NextGen home specifications
Floors: Locally sourced red oak.Solar panels: 4.75kw solar array with micro-inverters from Tennessee Solar Solutions.Framing and envelope (outside walls, roof, foundation): Bigger studs that are farther apart (results in more insulation). Icynene Greenguard-certified open-cell spray foam in walls. Closed-cell spray foam at foundation, wrapped with Vaproshield (which is like Gore-Tex for a house: waterproof and windproof, but breathable to handle humidity). General Shale Endurance Brick and poured-core CMU. Standing seam metal roof.Windows and Doors: Aluminum-clad casement windows and doors, by Sun Windows & Doors.Heating and Air: Mitsubishi Hyper Heat Ductless Mini Split, designed and installed by Conditionaire.Lighting/Electrical: Schneider Electric Vehicle Chargers, WiserAir Thermostats, and ElectricDistribution. LED Fixtures and Lutron Caseta smart-home controls from Sesco Electric Supply.Appliances: Energy Star GE Geospring Heat Pump Hot Water Heate. Siano Appliances providing Whirlpool Energy Star Heat Pump Dryer, Washer and Microwave. Jenn-Air Energy Star Dishwasher, Refrigerator and Induction Range/Oven.Finishes: Crossville Tile provided by Louisville Tile. Caesarstone Countertops, Tile and Countertop Installation by Stonesource. Whitacre Greer Pavers.Paint and stains: No VOC (Volatile Organic Compound) and nontoxic paints, wood floor stain and construction adhesives, provided by Green’s Eco Build and Design.Certifications: Energy Star 3.0 Certification and SmartBuild Certification from EPB (both are free for all builders). Appraisal Institute’s Green and Energy Efficient Addendum (for financing the home).Source: GreenSpaces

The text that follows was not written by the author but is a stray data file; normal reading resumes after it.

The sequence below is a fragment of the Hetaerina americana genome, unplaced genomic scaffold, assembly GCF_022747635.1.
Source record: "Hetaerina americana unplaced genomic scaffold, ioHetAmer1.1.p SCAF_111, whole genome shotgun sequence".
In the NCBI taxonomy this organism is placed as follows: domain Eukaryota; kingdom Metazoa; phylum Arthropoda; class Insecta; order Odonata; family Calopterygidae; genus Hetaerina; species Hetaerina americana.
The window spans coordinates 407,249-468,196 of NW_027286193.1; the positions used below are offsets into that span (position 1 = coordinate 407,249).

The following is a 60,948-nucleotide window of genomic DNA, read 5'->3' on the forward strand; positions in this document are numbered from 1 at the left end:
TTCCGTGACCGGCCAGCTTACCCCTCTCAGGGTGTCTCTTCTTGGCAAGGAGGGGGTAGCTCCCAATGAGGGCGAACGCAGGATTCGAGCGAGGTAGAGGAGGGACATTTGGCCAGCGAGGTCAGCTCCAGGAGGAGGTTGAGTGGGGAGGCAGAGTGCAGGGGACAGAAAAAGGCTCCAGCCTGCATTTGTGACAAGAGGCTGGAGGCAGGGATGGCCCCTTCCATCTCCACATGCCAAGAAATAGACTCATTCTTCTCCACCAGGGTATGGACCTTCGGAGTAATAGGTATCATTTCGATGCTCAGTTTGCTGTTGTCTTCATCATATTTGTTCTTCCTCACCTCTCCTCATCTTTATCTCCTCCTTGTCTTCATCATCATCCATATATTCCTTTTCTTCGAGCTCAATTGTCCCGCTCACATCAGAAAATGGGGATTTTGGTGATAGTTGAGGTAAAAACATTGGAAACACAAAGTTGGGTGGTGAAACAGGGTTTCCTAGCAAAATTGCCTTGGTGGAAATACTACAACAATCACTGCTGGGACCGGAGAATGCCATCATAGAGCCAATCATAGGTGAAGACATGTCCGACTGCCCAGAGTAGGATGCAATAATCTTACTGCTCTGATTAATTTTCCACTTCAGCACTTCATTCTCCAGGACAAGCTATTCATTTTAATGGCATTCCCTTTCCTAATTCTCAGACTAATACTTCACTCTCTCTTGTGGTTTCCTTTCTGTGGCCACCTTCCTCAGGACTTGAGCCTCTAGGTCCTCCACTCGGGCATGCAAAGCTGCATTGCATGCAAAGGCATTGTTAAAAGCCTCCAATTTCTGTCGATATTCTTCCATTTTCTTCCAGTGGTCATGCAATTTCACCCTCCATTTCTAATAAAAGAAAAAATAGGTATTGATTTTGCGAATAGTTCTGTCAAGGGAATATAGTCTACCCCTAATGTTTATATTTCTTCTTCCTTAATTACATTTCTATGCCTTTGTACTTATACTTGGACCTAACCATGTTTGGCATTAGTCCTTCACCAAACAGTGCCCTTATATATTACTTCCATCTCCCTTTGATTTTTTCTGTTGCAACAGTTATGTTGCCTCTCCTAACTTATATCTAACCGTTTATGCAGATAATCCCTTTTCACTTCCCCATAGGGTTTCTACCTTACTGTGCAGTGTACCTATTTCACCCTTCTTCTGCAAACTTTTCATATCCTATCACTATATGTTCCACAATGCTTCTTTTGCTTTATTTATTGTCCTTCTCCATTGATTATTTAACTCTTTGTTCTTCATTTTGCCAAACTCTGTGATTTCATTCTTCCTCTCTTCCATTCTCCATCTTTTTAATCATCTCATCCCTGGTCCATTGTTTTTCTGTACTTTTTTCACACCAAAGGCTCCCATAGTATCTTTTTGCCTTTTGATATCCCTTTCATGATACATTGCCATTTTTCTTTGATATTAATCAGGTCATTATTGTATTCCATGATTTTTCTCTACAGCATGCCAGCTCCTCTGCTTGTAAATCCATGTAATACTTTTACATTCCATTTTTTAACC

When to see the NextGen home
GreenSpaces will offer tours of the NextGen home as construction gets completed. Ultimately, four homes will be constructed side by side, all for sale. The first has already sold and is the subject of the tour.What: Tour of NextGen homeWhere: 631 Hamilton Ave., ChattanoogaWhen: Feb 12, 26 and March 12, 2-4 p.m.
NextGen homes team
Design: GreenSpaces and Workshop ArchitectureNative landscape design: W.M. Whitaker & AssociatesGeneral contractor: Collier ConstructionConsultants: Conditionaire, SK Collaborative (Atlanta, GA), Vandemusser Design (Asheville, NC)Source: GreenSpaces